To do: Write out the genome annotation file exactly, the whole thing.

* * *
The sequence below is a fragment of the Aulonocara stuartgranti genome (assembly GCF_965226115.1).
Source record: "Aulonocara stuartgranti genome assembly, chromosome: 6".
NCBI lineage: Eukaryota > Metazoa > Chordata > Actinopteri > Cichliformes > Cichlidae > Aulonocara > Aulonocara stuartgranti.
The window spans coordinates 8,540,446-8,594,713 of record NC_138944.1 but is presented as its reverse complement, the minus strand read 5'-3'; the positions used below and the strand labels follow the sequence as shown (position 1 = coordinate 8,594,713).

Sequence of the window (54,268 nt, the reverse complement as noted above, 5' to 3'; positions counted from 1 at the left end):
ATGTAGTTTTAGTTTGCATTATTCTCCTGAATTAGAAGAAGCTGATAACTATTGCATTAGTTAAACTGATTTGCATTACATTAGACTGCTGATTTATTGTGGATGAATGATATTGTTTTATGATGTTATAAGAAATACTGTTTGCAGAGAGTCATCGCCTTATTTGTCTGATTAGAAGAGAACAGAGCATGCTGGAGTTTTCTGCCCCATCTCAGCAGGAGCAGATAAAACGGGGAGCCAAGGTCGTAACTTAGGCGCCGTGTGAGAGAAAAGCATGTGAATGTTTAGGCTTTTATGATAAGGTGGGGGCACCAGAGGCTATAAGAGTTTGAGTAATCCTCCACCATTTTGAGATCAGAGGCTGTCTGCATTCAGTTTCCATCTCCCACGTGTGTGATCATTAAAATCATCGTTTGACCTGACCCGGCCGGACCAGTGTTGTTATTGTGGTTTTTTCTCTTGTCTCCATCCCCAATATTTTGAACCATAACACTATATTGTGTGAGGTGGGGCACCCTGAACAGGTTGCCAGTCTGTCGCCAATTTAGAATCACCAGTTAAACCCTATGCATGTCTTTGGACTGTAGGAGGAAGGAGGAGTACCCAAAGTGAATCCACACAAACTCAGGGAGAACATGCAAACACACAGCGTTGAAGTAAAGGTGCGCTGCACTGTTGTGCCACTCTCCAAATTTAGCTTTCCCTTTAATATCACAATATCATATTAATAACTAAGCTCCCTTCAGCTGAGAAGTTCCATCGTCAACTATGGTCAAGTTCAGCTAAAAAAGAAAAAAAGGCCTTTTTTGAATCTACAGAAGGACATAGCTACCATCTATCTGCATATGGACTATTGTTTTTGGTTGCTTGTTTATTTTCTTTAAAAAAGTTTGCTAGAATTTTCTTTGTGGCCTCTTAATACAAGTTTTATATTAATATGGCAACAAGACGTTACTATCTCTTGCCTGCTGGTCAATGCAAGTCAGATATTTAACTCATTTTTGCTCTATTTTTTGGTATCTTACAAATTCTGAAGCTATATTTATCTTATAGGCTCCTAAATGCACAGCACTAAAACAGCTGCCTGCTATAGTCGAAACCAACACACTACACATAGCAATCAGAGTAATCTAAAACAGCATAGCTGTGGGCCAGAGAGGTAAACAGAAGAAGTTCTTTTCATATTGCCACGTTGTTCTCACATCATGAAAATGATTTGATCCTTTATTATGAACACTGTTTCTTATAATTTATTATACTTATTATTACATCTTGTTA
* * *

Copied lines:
The sequence below is a fragment of the Aulonocara stuartgranti genome (assembly GCF_965226115.1).
Source record: "Aulonocara stuartgranti genome assembly, chromosome: 6".
NCBI lineage: Eukaryota > Metazoa > Chordata > Actinopteri > Cichliformes > Cichlidae > Aulonocara > Aulonocara stuartgranti.
The window spans coordinates 8,540,446-8,594,713 of record NC_138944.1 but is presented as its reverse complement, the minus strand read 5'-3'; the positions used below and the strand labels follow the sequence as shown (position 1 = coordinate 8,594,713).

Sequence of the window (54,268 nt, the reverse complement as noted above, 5' to 3'; positions counted from 1 at the left end):
ATGTAGTTTTAGTTTGCATTATTCTCCTGAATTAGAAGAAGCTGATAACTATTGCATTAGTTAAACTGATTTGCATTACATTAGACTGCTGATTTATTGTGGATGAATGATATTGTTTTATGATGTTATAAGAAATACTGTTTGCAGAGAGTCATCGCCTTATTTGTCTGATTAGAAGAGAACAGAGCATGCTGGAGTTTTCTGCCCCATCTCAGCAGGAGCAGATAAAACGGGGAGCCAAGGTCGTAACTTAGGCGCCGTGTGAGAGAAAAGCATGTGAATGTTTAGGCTTTTATGATAAGGTGGGGGCACCAGAGGCTATAAGAGTTTGAGTAATCCTCCACCATTTTGAGATCAGAGGCTGTCTGCATTCAGTTTCCATCTCCCACGTGTGTGATCATTAAAATCATCGTTTGACCTGACCCGGCCGGACCAGTGTTGTTATTGTGGTTTTTTCTCTTGTCTCCATCCCCAATATTTTGAACCATAACACTATATTGTGTGAGGTGGGGCACCCTGAACAGGTTGCCAGTCTGTCGCCAATTTAGAATCACCAGTTAAACCCTATGCATGTCTTTGGACTGTAGGAGGAAGGAGGAGTACCCAAAGTGAATCCACACAAACTCAGGGAGAACATGCAAACACACAGCGTTGAAGTAAAGGTGCGCTGCACTGTTGTGCCACTCTCCAAATTTAGCTTTCCCTTTAATATCACAATATCATATTAATAACTAAGCTCCCTTCAGCTGAGAAGTTCCATCGTCAACTATGGTCAAGTTCAGCTAAAAAAGAAAAAAAGGCCTTTTTTGAATCTACAGAAGGACATAGCTACCATCTATCTGCATATGGACTATTGTTTTTGGTTGCTTGTTTATTTTCTTTAAAAAAGTTTGCTAGAATTTTCTTTGTGGCCTCTTAATACAAGTTTTATATTAATATGGCAACAAGACGTTACTATCTCTTGCCTGCTGGTCAATGCAAGTCAGATATTTAACTCATTTTTGCTCTATTTTTTGGTATCTTACAAATTCTGAAGCTATATTTATCTTATAGGCTCCTAAATGCACAGCACTAAAACAGCTGCCTGCTATAGTCGAAACCAACACACTACACATAGCAATCAGAGTAATCTAAAACAGCATAGCTGTGGGCCAGAGAGGTAAACAGAAGAAGTTCTTTTCATATTGCCACGTTGTTCTCACATCATGAAAATGATTTGATCCTTTATTATGAACACTGTTTCTTATAATTTATTATACTTATTATTACATCTTGTTA